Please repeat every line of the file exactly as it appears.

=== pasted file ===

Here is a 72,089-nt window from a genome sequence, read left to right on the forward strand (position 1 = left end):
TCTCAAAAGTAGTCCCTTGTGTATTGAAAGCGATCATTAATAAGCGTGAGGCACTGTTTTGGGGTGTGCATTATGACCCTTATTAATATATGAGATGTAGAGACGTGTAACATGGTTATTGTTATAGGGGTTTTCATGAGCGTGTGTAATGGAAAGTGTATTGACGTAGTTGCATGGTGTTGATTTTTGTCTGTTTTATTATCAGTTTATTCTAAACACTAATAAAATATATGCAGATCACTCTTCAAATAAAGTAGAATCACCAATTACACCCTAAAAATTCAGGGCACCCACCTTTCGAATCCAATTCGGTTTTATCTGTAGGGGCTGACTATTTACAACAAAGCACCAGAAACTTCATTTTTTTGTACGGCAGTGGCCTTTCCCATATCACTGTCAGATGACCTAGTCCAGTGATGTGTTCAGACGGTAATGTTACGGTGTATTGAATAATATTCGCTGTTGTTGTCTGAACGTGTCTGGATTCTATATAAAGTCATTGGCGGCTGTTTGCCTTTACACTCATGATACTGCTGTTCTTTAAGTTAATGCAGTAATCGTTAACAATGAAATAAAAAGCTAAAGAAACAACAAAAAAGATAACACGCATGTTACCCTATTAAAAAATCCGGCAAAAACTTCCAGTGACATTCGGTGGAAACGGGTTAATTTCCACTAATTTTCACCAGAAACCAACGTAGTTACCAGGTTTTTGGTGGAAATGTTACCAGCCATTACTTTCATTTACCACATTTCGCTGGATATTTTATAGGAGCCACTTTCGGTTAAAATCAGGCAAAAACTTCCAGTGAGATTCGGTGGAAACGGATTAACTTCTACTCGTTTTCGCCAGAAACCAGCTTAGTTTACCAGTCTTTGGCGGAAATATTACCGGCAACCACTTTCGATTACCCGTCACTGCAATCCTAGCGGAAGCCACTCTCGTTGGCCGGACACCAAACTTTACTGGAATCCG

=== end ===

Here is a 72,089-nt window from a genome sequence, read left to right on the forward strand (position 1 = left end):
TCTCAAAAGTAGTCCCTTGTGTATTGAAAGCGATCATTAATAAGCGTGAGGCACTGTTTTGGGGTGTGCATTATGACCCTTATTAATATATGAGATGTAGAGACGTGTAACATGGTTATTGTTATAGGGGTTTTCATGAGCGTGTGTAATGGAAAGTGTATTGACGTAGTTGCATGGTGTTGATTTTTGTCTGTTTTATTATCAGTTTATTCTAAACACTAATAAAATATATGCAGATCACTCTTCAAATAAAGTAGAATCACCAATTACACCCTAAAAATTCAGGGCACCCACCTTTCGAATCCAATTCGGTTTTATCTGTAGGGGCTGACTATTTACAACAAAGCACCAGAAACTTCATTTTTTTGTACGGCAGTGGCCTTTCCCATATCACTGTCAGATGACCTAGTCCAGTGATGTGTTCAGACGGTAATGTTACGGTGTATTGAATAATATTCGCTGTTGTTGTCTGAACGTGTCTGGATTCTATATAAAGTCATTGGCGGCTGTTTGCCTTTACACTCATGATACTGCTGTTCTTTAAGTTAATGCAGTAATCGTTAACAATGAAATAAAAAGCTAAAGAAACAACAAAAAAGATAACACGCATGTTACCCTATTAAAAAATCCGGCAAAAACTTCCAGTGACATTCGGTGGAAACGGGTTAATTTCCACTAATTTTCACCAGAAACCAACGTAGTTACCAGGTTTTTGGTGGAAATGTTACCAGCCATTACTTTCATTTACCACATTTCGCTGGATATTTTATAGGAGCCACTTTCGGTTAAAATCAGGCAAAAACTTCCAGTGAGATTCGGTGGAAACGGATTAACTTCTACTCGTTTTCGCCAGAAACCAGCTTAGTTTACCAGTCTTTGGCGGAAATATTACCGGCAACCACTTTCGATTACCCGTCACTGCAATCCTAGCGGAAGCCACTCTCGTTGGCCGGACACCAAACTTTACTGGAATCCG